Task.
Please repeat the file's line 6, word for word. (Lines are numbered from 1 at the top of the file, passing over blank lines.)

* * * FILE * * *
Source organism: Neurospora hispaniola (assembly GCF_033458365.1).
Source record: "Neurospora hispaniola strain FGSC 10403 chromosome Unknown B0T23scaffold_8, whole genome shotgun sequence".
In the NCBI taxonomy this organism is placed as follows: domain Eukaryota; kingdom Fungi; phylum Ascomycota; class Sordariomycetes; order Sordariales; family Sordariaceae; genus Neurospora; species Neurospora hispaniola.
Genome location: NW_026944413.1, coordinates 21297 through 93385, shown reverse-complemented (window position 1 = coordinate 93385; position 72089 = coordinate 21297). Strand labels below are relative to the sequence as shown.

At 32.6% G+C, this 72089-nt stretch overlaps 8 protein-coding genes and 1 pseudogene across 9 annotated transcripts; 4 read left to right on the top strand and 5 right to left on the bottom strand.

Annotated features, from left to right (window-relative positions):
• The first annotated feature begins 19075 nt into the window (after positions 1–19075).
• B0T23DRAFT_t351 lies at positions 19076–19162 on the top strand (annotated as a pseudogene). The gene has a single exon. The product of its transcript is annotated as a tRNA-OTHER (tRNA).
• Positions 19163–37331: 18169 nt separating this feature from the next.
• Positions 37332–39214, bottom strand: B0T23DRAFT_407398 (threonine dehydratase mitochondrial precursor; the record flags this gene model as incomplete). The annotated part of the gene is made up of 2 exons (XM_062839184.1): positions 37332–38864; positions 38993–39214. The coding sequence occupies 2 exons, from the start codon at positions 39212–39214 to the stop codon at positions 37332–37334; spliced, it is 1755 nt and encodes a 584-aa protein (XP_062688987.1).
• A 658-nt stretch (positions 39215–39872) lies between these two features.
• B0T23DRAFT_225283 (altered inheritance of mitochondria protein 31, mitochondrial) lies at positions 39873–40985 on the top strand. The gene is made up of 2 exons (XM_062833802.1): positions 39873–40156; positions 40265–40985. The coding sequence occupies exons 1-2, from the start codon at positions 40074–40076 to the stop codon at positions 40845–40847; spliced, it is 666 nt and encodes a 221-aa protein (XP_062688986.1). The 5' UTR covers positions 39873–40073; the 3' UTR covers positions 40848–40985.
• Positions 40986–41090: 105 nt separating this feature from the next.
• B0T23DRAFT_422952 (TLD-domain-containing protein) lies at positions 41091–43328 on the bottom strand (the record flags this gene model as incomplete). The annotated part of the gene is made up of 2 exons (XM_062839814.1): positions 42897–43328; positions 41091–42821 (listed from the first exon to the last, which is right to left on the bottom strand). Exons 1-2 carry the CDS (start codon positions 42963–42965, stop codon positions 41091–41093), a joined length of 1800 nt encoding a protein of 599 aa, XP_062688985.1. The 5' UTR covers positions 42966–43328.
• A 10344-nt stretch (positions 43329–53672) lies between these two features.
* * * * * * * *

Annotated features, from left to right (window-relative positions):